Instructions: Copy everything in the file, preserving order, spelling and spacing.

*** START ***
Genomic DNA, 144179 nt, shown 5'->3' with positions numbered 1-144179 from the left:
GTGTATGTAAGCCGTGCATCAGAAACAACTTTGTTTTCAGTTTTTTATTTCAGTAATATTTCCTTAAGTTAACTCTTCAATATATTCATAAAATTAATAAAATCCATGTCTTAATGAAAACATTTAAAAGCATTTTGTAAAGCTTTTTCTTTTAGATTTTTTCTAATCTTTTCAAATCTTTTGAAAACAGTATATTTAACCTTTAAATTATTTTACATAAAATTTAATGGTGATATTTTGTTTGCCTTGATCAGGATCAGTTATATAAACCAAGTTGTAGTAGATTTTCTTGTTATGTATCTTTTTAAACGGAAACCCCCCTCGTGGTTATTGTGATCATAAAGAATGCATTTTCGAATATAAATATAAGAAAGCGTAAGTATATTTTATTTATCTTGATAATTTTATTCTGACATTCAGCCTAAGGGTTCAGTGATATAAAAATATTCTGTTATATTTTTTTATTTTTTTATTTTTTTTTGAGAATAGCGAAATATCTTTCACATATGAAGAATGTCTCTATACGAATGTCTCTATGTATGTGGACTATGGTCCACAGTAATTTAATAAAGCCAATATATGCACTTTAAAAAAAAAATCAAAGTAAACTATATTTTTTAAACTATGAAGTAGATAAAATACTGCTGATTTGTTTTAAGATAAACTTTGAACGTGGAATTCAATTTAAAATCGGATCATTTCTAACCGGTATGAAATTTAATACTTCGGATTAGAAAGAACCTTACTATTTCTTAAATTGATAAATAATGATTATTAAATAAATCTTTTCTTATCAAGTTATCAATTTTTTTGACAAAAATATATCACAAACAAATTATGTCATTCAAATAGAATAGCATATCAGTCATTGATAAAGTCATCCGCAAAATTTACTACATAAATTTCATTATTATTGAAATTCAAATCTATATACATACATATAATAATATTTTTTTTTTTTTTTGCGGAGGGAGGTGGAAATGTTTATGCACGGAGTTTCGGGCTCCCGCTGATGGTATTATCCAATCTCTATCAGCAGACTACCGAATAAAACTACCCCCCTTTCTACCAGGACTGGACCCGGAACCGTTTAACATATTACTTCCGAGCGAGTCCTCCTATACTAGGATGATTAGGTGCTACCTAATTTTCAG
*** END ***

Genomic DNA, 144179 nt, shown 5'->3' with positions numbered 1-144179 from the left:
GTGTATGTAAGCCGTGCATCAGAAACAACTTTGTTTTCAGTTTTTTATTTCAGTAATATTTCCTTAAGTTAACTCTTCAATATATTCATAAAATTAATAAAATCCATGTCTTAATGAAAACATTTAAAAGCATTTTGTAAAGCTTTTTCTTTTAGATTTTTTCTAATCTTTTCAAATCTTTTGAAAACAGTATATTTAACCTTTAAATTATTTTACATAAAATTTAATGGTGATATTTTGTTTGCCTTGATCAGGATCAGTTATATAAACCAAGTTGTAGTAGATTTTCTTGTTATGTATCTTTTTAAACGGAAACCCCCCTCGTGGTTATTGTGATCATAAAGAATGCATTTTCGAATATAAATATAAGAAAGCGTAAGTATATTTTATTTATCTTGATAATTTTATTCTGACATTCAGCCTAAGGGTTCAGTGATATAAAAATATTCTGTTATATTTTTTTATTTTTTTATTTTTTTTTGAGAATAGCGAAATATCTTTCACATATGAAGAATGTCTCTATACGAATGTCTCTATGTATGTGGACTATGGTCCACAGTAATTTAATAAAGCCAATATATGCACTTTAAAAAAAAAATCAAAGTAAACTATATTTTTTAAACTATGAAGTAGATAAAATACTGCTGATTTGTTTTAAGATAAACTTTGAACGTGGAATTCAATTTAAAATCGGATCATTTCTAACCGGTATGAAATTTAATACTTCGGATTAGAAAGAACCTTACTATTTCTTAAATTGATAAATAATGATTATTAAATAAATCTTTTCTTATCAAGTTATCAATTTTTTTGACAAAAATATATCACAAACAAATTATGTCATTCAAATAGAATAGCATATCAGTCATTGATAAAGTCATCCGCAAAATTTACTACATAAATTTCATTATTATTGAAATTCAAATCTATATACATACATATAATAATATTTTTTTTTTTTTTTGCGGAGGGAGGTGGAAATGTTTATGCACGGAGTTTCGGGCTCCCGCTGATGGTATTATCCAATCTCTATCAGCAGACTACCGAATAAAACTACCCCCCTTTCTACCAGGACTGGACCCGGAACCGTTTAACATATTACTTCCGAGCGAGTCCTCCTATACTAGGATGATTAGGTGCTACCTAATTTTCAG